The Medina County Port Authority is preparing to launch a marketing campaign to attract customers to the county’s new high-speed communications network.
A decade in the making, the 151-mile network of fiber optic cable is virtually finished and already providing efficient communications to a few customers around the county.
“It’s 99 percent complete,” said Bethany Dentler, director of the county’s Economic Development Corporation. “All the underground cable is in place and all the overhead cables have been hung from poles. There are just a few places left where cable connections need to be spliced.”
Jim Gerspacher, a director on the board of the Medina County Port Authority, led a long, difficult campaign to build the county network.
“When I began this quest 12 years ago, I had no idea that this would take so long and be this difficult to complete,” he said.
The network consists of 151 miles of dark fiber intended to bring enhanced and low cost communication capability to commercial and institutional customers. It is owned by the Medina County Port Authority and was built at a cost of $14 million by OneCommunity, a nonprofit communications company that operates fiber optic networks throughout Northeast Ohio.
The network connects to hubs in Parma and Akron and forms a loop around the county that connects the cities of Medina, Wadsworth and Brunswick and also reaches potential customers in Liverpool Township, Westfield Village, the Medina County University Center and corridors where commercial development exists or is likely to be built.
The Port Authority plans to pay off the cost of constructing the network through the fees customers pay to use the network.
The first big customer to connect to the network is Highland Schools. It uses the network to provide telephone and Internet services to district school buildings which stretch from Hinckley to Sharon Center.
Highland Technology Director Roger Saffle said the service to Highland’s far flung school buildings would have cost $100,000 a year if the district accepted a contract proposal made by Time Warner Cable. The same service on the new county network is costing the district about $14,000 a year.
Saffle said the network provides Highland with the ability to operate its own internal computer network and provide students and teachers with a rich array of online educational resources.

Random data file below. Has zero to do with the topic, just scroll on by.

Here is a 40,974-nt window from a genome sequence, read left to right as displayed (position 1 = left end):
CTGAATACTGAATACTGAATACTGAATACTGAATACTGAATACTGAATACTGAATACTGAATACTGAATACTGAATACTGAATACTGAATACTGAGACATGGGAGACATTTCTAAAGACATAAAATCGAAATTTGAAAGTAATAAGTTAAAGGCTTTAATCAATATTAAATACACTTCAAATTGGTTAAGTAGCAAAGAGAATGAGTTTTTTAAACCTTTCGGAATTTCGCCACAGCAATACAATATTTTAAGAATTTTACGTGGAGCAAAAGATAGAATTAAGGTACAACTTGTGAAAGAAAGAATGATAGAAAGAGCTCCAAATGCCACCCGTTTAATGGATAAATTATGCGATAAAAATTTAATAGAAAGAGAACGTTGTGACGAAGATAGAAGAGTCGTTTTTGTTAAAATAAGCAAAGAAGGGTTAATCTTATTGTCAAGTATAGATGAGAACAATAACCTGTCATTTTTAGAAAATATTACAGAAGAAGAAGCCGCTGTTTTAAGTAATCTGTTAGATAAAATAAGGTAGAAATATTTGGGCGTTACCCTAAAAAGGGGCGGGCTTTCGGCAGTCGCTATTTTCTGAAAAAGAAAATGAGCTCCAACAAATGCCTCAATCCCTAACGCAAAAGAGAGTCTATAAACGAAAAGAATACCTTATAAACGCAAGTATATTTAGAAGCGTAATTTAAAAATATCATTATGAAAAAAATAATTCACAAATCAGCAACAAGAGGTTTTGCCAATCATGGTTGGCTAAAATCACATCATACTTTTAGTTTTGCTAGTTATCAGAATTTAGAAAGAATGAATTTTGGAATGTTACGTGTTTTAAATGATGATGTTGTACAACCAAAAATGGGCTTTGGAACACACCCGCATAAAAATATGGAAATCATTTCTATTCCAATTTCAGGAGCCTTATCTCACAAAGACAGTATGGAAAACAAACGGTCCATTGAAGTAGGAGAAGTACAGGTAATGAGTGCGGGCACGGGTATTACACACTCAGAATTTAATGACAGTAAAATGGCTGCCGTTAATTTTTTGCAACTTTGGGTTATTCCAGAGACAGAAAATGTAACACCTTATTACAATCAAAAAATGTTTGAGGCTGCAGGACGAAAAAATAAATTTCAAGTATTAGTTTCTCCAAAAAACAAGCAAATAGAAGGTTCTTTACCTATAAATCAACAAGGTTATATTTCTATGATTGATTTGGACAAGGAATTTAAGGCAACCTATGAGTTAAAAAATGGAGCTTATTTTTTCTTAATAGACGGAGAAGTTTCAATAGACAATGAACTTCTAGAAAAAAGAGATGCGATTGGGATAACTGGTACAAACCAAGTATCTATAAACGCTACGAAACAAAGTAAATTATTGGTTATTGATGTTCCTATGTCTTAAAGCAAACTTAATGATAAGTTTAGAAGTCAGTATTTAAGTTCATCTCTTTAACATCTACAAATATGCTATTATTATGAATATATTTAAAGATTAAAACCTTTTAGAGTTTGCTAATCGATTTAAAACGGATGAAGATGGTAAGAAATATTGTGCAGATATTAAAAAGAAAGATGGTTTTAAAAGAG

The Port Authority plans to launch a Web site by the end of January which will provide customers with information on how the network can benefit them and how to connect to the system. Among the planned features on the Web site will be a locator function that will identify how far a given address is from the network and an estimate of the cost to build a connection.
“People are very excited the network is out there,” Dentler said. “It has powerful broadband capabilities and can offer an upgrade to any communications service people are now using.”
The network is expected to provide faster and more reliable communications to businesses and government institutions but will not be marketed directly to homeowners around the county. Individuals may indirectly benefit through more communications options provided by schools, libraries and other institutions, however.
Wadsworth, which already had its own municipal fiber optic network, is also expected to benefit from connecting to the network. City officials have been supporters of the county network saying it will add capacity and reliability to the city network and also reduce operating costs in the Wadsworth network which provides residents with Internet and cable television service.
OneCommunity CEO Scot Rourke challenged county leaders to find new uses for the network when construction was launched in March of 2011.
Rourke told a group gathered for the network’s groundbreaking ceremony to put their energy and determination to work to find new ways to take advantage of the network. For inspiration, he talked about Korea, where people can access 300 government functions on their televisions without even the benefit of a computer. And where hundreds of thousands of Korean students log on to noncredit classes each evening to expand their educations.
Champions of the Medina County Fiber Network have also described it as an economic development tool. Dentler projects that the network will create 218 jobs with an average weekly salary of $674.
Gerspacher said the new network is now part of the world’s fastest communications system.
“The fact that the county now has this large fiber optic backbone puts us in a more competitive position at a time when new technology is growing exponentially and playing a bigger part in our lives,” he said.